Writer: Mark Cramer
Ou Ma, a professor in the New Mexico State University College of Engineering’s mechanical and aerospace engineering department, has been awarded a four-year, $1.68 million grant from the National Science Foundation to develop new reduced-gravity simulation technology for astronaut training and biomechanics research. The grant money also will go towards developing a new simulation facility to house the research.
Ma is leading a multidisciplinary team of investigators in efforts to create and test an innovative design of an adaptive, passive reduced-gravity simulator. His partners include Robert Paz, an associate professor in the Klipsch School of Electrical and Computer Engineering; Son Tran, associate professor of computer science; and Ed Pines, professor of industrial engineering. Ma also has a team of student researchers working on the project.
The research holds a dual purpose. The simulator design, based on robotics and passive gravity compensation technologies, could offload any amount of a person’s body weight. By studying test subjects using the simulator, the team could gain a greater understanding of the dynamics of the human body, leading to better insight into the modeling and simulation of physical human bodies, as well as the practice of neuro-rehabilitation of patients with walking disabilities. From an aerospace perspective, it could enhance manned space exploration by providing a reliable, easy-access and low-cost new astronaut training technology.
Ma had been developing the concept of the simulator for some time, supported by seed money from the NASA Experimental Program to Stimulate Competitive Research (EPSCoR), awarded to him by the New Mexico Space Grant Consortium, as well as by a NASA Graduate Student Research Fellowship grant awarded to graduate student Jesse McAvoy, who is aiding Ma in the research. The preliminary development of the well-developed concept led to the NSF’s grant, which will allow Ma’s team to design a full-scale prototype of the simulation system and study the new technology with real human subjects.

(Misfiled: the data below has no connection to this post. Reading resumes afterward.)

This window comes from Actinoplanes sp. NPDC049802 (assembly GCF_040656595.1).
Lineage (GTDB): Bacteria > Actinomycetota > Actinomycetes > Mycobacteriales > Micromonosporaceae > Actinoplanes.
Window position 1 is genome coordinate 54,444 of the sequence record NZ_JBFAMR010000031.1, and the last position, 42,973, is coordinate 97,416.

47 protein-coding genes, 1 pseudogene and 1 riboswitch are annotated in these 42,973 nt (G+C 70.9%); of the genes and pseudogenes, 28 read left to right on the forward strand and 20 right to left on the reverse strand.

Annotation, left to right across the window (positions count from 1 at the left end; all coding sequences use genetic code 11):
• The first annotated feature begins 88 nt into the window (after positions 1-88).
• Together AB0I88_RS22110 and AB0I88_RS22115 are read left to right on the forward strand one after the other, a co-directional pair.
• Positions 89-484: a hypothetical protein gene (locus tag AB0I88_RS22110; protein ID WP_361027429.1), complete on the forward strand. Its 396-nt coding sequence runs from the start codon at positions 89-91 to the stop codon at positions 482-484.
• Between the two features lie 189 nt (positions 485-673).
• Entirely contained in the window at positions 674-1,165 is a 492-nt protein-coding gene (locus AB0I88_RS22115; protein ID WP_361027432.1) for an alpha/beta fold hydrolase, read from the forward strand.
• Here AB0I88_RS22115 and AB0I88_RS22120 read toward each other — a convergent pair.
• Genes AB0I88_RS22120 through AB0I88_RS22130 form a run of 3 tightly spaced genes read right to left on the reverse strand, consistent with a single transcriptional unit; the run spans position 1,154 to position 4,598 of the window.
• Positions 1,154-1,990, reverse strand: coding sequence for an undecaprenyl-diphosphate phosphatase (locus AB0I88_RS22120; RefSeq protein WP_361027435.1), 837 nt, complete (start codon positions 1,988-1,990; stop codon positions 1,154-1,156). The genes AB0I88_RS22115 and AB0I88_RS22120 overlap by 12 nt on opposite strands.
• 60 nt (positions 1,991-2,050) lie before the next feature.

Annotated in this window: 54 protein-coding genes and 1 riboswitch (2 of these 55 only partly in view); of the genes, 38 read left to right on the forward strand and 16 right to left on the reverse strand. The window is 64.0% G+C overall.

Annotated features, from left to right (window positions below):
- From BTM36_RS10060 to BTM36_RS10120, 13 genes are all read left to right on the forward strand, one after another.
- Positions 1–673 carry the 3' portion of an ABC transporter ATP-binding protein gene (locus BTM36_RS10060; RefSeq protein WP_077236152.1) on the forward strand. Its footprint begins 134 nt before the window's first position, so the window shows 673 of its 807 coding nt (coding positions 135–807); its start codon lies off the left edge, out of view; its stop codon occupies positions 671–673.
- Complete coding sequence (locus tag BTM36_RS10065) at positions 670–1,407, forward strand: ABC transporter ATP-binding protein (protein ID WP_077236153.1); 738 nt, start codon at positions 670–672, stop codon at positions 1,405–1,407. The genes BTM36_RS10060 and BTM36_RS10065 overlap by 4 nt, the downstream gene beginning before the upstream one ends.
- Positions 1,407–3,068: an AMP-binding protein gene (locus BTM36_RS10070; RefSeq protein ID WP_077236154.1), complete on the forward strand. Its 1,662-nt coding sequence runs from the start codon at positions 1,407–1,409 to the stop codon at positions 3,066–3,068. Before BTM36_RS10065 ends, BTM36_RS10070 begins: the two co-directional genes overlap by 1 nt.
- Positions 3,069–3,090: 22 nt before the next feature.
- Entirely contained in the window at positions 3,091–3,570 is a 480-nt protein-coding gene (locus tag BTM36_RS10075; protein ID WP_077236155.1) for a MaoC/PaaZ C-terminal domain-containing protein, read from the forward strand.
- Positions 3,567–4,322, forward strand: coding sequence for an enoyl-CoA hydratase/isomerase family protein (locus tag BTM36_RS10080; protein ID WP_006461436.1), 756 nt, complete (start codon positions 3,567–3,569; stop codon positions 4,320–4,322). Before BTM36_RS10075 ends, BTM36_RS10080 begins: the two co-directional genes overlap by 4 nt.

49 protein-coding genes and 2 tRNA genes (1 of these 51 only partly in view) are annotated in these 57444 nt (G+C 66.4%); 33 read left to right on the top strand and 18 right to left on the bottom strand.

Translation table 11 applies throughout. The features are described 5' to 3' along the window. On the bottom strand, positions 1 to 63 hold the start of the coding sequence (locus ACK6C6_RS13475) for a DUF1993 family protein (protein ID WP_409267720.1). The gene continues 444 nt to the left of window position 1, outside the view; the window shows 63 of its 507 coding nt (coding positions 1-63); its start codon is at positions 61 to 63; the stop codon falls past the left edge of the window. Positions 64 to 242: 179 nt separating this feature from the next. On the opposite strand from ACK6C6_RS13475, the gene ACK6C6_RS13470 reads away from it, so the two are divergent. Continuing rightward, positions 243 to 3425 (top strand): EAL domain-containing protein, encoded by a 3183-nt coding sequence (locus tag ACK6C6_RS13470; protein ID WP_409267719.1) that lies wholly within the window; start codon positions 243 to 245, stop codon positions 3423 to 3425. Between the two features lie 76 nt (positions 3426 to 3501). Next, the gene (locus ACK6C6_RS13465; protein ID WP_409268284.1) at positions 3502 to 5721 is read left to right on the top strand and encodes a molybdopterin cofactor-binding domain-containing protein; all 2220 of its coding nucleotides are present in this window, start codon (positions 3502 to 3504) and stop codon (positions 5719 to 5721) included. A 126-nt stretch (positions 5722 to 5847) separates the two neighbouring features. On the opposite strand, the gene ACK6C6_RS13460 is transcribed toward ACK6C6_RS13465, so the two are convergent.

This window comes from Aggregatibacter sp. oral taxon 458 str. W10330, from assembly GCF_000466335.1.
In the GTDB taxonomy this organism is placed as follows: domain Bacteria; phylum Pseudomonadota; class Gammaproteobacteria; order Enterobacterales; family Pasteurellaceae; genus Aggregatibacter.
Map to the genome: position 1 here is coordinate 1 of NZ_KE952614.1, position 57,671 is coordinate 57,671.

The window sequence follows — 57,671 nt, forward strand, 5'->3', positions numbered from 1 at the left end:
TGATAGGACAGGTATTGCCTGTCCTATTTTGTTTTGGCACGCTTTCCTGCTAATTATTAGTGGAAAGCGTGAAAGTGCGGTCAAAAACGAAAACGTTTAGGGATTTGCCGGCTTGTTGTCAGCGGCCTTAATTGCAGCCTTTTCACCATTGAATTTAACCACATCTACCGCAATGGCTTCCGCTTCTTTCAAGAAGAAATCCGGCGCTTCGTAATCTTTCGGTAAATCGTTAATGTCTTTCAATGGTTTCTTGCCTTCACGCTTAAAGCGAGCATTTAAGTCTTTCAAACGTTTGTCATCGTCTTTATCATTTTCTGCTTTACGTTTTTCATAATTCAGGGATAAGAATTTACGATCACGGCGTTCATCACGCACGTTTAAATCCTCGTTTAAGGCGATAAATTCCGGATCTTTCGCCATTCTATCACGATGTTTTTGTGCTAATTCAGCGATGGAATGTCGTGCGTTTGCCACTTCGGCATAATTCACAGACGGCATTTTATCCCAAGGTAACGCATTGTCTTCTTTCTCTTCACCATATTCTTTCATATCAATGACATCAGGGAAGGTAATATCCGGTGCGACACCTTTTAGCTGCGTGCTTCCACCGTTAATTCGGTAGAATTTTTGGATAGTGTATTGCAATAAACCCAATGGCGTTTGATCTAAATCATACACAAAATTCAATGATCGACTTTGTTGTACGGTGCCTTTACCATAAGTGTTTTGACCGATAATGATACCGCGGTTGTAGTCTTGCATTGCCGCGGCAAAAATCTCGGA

Ma’s field of research includes dynamics and controls for robotics applications. He spent more than 10 years working in the area of space robotics in the aerospace industry prior to coming to NMSU in 2002. He also is working on several other robotics and UAV-related research projects sponsored by the NSF, NASA, the Army Research Office and NMSU’s Physical Science Laboratory.
In this project, Paz is using his expertise in electrical and control engineering to develop an auto-adaptation capability for the simulator, which will allow it to automatically adapt to different individuals. Tran’s field covers software and human body dynamics database development, and Pines will provide expertise and experience in the areas of ergonomics and human factors.
The grant provides the necessary funds to allow Ma to hire a full-time research engineer, as well as support two graduate students and at least two undergraduate students per year to work on the project. Additionally, a new laboratory equipped with state-of-the-art instrumentation for biomechanics and human performance research will be constructed in Jett Hall on the NMSU campus. This unique lab will help Ma and his team to propose and conduct several cross-disciplinary research topics. It also will serve as a way to provide students with additional hands-on learning experience in the biomechanics and aerospace sciences.